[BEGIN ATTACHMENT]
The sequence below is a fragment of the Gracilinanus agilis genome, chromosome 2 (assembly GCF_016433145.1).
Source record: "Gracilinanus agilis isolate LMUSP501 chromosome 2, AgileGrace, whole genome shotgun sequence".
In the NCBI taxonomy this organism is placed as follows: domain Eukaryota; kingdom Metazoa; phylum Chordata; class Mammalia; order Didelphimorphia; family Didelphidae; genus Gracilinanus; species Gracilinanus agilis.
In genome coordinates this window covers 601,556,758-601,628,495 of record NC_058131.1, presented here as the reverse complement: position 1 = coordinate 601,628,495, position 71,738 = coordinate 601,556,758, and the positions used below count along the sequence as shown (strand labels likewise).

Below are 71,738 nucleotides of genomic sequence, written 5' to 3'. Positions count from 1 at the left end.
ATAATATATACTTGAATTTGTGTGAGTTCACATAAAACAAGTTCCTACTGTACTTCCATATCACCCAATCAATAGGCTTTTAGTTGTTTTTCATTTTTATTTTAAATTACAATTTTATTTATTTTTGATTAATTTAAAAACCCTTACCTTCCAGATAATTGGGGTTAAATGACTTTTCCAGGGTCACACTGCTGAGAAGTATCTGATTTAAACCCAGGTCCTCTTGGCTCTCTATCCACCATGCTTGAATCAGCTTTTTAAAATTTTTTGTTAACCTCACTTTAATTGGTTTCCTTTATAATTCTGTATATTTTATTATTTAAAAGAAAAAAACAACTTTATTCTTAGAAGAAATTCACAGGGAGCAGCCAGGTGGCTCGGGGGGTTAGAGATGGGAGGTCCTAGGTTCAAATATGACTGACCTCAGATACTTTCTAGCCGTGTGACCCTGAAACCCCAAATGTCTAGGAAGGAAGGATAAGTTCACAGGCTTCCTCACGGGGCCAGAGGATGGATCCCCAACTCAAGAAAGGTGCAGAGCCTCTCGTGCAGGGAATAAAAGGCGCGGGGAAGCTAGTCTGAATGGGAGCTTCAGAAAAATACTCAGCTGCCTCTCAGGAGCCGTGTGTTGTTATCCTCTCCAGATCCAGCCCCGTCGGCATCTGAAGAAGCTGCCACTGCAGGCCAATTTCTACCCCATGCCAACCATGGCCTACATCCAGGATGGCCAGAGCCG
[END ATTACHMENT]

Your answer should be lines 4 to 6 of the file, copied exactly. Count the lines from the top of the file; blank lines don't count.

In genome coordinates this window covers 601,556,758-601,628,495 of record NC_058131.1, presented here as the reverse complement: position 1 = coordinate 601,628,495, position 71,738 = coordinate 601,556,758, and the positions used below count along the sequence as shown (strand labels likewise).

Below are 71,738 nucleotides of genomic sequence, written 5' to 3'. Positions count from 1 at the left end.
ATAATATATACTTGAATTTGTGTGAGTTCACATAAAACAAGTTCCTACTGTACTTCCATATCACCCAATCAATAGGCTTTTAGTTGTTTTTCATTTTTATTTTAAATTACAATTTTATTTATTTTTGATTAATTTAAAAACCCTTACCTTCCAGATAATTGGGGTTAAATGACTTTTCCAGGGTCACACTGCTGAGAAGTATCTGATTTAAACCCAGGTCCTCTTGGCTCTCTATCCACCATGCTTGAATCAGCTTTTTAAAATTTTTTGTTAACCTCACTTTAATTGGTTTCCTTTATAATTCTGTATATTTTATTATTTAAAAGAAAAAAACAACTTTATTCTTAGAAGAAATTCACAGGGAGCAGCCAGGTGGCTCGGGGGGTTAGAGATGGGAGGTCCTAGGTTCAAATATGACTGACCTCAGATACTTTCTAGCCGTGTGACCCTGAAACCCCAAATGTCTAGGAAGGAAGGATAAGTTCACAGGCTTCCTCACGGGGCCAGAGGATGGATCCCCAACTCAAGAAAGGTGCAGAGCCTCTCGTGCAGGGAATAAAAGGCGCGGGGAAGCTAGTCTGAATGGGAGCTTCAGAAAAATACTCAGCTGCCTCTCAGGAGCCGTGTGTTGTTATCCTCTCCAGATCCAGCCCCGTCGGCATCTGAAGAAGCTGCCACTGCAGGCCAATTTCTACCCCATGCCAACCATGGCCTACATCCAGGATGGCCAGAGCCG